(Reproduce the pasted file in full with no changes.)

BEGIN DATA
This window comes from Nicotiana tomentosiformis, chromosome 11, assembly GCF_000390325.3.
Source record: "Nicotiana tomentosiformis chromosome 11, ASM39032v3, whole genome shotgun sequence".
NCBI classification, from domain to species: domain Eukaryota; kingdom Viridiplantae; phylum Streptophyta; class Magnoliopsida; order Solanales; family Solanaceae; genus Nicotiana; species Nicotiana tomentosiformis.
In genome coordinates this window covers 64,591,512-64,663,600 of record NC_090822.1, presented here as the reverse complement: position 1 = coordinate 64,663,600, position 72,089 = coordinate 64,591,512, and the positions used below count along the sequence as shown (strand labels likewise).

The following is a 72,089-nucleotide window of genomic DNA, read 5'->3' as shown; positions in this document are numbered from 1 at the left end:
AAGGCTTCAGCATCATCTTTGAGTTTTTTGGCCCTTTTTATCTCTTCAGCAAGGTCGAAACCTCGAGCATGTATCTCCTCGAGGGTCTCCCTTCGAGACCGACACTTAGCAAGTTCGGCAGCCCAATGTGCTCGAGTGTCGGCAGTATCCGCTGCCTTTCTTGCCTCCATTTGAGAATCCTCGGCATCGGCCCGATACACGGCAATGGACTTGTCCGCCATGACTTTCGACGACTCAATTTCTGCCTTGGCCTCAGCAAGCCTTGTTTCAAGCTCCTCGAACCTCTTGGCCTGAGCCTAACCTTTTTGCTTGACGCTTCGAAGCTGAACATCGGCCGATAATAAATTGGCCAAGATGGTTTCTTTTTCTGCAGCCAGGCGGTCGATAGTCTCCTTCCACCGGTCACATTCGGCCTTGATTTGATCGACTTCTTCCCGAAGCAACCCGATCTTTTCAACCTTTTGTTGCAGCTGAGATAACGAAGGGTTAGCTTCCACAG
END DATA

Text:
This window comes from Nicotiana tomentosiformis, chromosome 11, assembly GCF_000390325.3.
Source record: "Nicotiana tomentosiformis chromosome 11, ASM39032v3, whole genome shotgun sequence".
NCBI classification, from domain to species: domain Eukaryota; kingdom Viridiplantae; phylum Streptophyta; class Magnoliopsida; order Solanales; family Solanaceae; genus Nicotiana; species Nicotiana tomentosiformis.
In genome coordinates this window covers 64,591,512-64,663,600 of record NC_090822.1, presented here as the reverse complement: position 1 = coordinate 64,663,600, position 72,089 = coordinate 64,591,512, and the positions used below count along the sequence as shown (strand labels likewise).

The following is a 72,089-nucleotide window of genomic DNA, read 5'->3' as shown; positions in this document are numbered from 1 at the left end:
AAGGCTTCAGCATCATCTTTGAGTTTTTTGGCCCTTTTTATCTCTTCAGCAAGGTCGAAACCTCGAGCATGTATCTCCTCGAGGGTCTCCCTTCGAGACCGACACTTAGCAAGTTCGGCAGCCCAATGTGCTCGAGTGTCGGCAGTATCCGCTGCCTTTCTTGCCTCCATTTGAGAATCCTCGGCATCGGCCCGATACACGGCAATGGACTTGTCCGCCATGACTTTCGACGACTCAATTTCTGCCTTGGCCTCAGCAAGCCTTGTTTCAAGCTCCTCGAACCTCTTGGCCTGAGCCTAACCTTTTTGCTTGACGCTTCGAAGCTGAACATCGGCCGATAATAAATTGGCCAAGATGGTTTCTTTTTCTGCAGCCAGGCGGTCGATAGTCTCCTTCCACCGGTCACATTCGGCCTTGATTTGATCGACTTCTTCCCGAAGCAACCCGATCTTTTCAACCTTTTGTTGCAGCTGAGATAACGAAGGGTTAGCTTCCACAG